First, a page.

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Lilliputian Lily of the Valley

By Audrey Stallsmith

convallaria majalis

He's the Lily of the Valley,
The bright and Morning Star.
He's the fairest of ten thousand to my soul.

from hymn, "The Lily of the Valley," by C. W. Fry

Lily of the valley's ladder of miniature bells seems just the right size for the little people. So the flower is frequently called fairy bells.

Despite its delicate appearance, however, this "lily" is one tough plant. When I started my current garden, near a site where an old house had once stood, there was already an Oriental poppy and some lilies of the valley growing there. Although the poppy has gotten crowded out by other plants, the "lilies" have since spread to carpet an entire hillside.

The plant is also known as May lily, Our Lady's tears, lily constancy, ladder to heaven, male lily, and convall lily. Its official title, convallaria majalis, derives from the Latin convallis ('valley") and majalis ("May-flowering"). In France, its bells frequently decorate lapels on May Day.

Lily of the valley supposedly sprang from the blood shed in the fierce struggle between St. Leonard and the dragon Malitia. Due to the flower's pristine color and its association with the Virgin Mary's tears, it often symbolizes purity, and is considered the 5th thing that a bride should carry. In the Language of Flowers, the plant's low stature associates it with "humility." Perhaps because it signifies the return of spring, it also stands for the "return of happiness."

In The Fragrant Path, Louise Beebe Wilder reports that "In the old credulous days. . .a miraculous water was distilled from the chaste flowers of the Lily-of-the-Valley. It was called Golden Water, and whoso drank of it found new strength and vigor animating his old and tired limbs and new courage in his heart."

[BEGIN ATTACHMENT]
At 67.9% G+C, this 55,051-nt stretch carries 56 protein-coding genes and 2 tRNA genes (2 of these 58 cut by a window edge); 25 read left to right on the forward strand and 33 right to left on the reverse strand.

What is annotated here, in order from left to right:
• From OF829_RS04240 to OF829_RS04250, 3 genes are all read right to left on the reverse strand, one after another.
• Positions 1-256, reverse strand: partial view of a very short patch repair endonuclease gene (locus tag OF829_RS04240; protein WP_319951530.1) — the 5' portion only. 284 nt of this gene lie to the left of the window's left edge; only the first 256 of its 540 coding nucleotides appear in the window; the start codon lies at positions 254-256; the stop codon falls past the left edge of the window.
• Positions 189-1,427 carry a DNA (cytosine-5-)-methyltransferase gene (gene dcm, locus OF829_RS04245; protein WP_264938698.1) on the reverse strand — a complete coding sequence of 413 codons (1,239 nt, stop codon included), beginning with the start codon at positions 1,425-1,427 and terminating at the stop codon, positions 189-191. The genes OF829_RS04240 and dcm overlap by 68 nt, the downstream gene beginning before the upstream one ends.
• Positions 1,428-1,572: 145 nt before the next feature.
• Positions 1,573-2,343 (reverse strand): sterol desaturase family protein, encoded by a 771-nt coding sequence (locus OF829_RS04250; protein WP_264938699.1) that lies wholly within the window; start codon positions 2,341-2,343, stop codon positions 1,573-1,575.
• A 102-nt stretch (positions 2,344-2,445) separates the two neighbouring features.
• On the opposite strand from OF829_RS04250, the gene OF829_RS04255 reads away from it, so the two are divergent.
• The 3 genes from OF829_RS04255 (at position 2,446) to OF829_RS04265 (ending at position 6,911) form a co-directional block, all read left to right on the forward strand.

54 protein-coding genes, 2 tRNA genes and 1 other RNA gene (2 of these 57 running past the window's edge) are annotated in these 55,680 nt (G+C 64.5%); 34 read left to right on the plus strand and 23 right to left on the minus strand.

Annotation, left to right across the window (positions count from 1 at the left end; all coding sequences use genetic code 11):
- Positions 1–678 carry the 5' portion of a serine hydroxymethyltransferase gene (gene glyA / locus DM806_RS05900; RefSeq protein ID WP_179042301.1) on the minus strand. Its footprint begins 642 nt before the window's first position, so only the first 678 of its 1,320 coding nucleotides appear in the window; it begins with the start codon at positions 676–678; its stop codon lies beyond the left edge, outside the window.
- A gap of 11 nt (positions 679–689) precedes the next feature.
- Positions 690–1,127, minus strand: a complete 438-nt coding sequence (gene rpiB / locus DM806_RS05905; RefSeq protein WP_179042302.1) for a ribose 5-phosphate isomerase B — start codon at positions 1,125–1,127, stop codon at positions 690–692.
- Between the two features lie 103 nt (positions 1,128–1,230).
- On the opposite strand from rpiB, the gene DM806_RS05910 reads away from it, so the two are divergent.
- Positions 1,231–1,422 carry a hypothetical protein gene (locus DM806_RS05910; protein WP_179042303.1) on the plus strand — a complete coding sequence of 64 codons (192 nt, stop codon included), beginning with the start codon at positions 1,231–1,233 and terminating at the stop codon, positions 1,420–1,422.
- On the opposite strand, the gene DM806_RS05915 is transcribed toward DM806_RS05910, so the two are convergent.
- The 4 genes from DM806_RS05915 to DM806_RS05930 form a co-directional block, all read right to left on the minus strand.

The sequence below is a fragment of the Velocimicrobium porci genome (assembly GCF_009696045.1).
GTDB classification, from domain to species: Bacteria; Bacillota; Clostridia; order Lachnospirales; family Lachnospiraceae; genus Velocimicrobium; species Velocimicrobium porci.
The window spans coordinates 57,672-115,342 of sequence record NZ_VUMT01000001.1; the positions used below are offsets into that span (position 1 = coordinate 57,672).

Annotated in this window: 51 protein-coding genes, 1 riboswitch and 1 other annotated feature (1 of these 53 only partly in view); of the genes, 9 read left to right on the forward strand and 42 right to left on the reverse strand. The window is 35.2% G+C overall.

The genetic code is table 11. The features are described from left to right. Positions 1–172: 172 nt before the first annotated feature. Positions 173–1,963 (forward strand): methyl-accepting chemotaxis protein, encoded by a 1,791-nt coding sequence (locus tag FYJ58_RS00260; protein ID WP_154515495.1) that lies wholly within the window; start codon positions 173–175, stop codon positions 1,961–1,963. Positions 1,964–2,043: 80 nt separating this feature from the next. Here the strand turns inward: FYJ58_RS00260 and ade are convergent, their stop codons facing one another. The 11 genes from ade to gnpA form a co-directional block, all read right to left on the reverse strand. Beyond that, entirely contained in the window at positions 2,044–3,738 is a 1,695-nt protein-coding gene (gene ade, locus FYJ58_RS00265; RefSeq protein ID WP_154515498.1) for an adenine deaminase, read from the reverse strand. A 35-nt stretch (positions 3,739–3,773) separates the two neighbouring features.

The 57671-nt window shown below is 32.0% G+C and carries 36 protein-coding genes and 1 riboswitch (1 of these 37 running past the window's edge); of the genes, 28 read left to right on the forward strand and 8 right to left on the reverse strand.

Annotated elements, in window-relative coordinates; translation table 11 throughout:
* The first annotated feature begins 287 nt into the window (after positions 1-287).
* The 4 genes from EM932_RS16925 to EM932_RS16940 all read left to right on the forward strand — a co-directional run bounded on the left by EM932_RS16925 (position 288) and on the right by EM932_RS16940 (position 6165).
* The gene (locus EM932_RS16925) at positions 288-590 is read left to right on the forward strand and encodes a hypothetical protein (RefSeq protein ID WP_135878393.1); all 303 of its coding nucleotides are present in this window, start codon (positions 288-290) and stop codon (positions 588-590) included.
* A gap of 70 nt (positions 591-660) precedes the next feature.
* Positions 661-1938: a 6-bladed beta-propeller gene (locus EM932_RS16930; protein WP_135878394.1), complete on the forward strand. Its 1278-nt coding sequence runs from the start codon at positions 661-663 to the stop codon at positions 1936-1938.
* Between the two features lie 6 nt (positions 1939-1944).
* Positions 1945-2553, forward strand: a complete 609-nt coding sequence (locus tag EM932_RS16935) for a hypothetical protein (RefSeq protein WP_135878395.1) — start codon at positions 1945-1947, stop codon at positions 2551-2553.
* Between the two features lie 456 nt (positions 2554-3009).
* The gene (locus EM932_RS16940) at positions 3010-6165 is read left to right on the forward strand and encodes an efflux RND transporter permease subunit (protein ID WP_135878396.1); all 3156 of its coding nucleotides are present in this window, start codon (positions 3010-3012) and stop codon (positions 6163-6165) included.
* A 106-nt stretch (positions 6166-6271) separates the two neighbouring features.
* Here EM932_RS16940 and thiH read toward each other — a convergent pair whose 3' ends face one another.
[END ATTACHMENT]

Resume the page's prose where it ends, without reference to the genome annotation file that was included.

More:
Gerard asserts that this "water" (actually wine), often served in golden vessels due to its perceived value, can "restore speech unto those that have the dumb palsie and that are falne into the Apoplexie, and are good against the gout, and comfort the heart. The water aforesaid doth strengthen the memory that is weak and diminished. . ." Folklore holds that the distillation, dabbed on the forehead and nape of the neck, also restores common sense!

Convallamarin, which is derived from lily of the valley, does slow and strengthen the heart in a manner similar to digitalis (foxglove). Although it is not considered as poisonous as digitalis, convallamarin can still be toxic--especially to children. I seem to recall reading about a little girl who died after drinking water from a vase that contained some "fairy bells." So, these days, it's probably best to seek restoration only in the plant's delicious scent.

That perfume was once believed seductive enough to lure the nightingale into mating. And I can almost guarantee that the beauty and fragrance of May flowers will revive the weariest heart-without a resort to pharmaceuticals!

Convallaria majalis image is from Kohler's Medizinal-Pflanzen, courtesy of the Missouri Botanical Garden.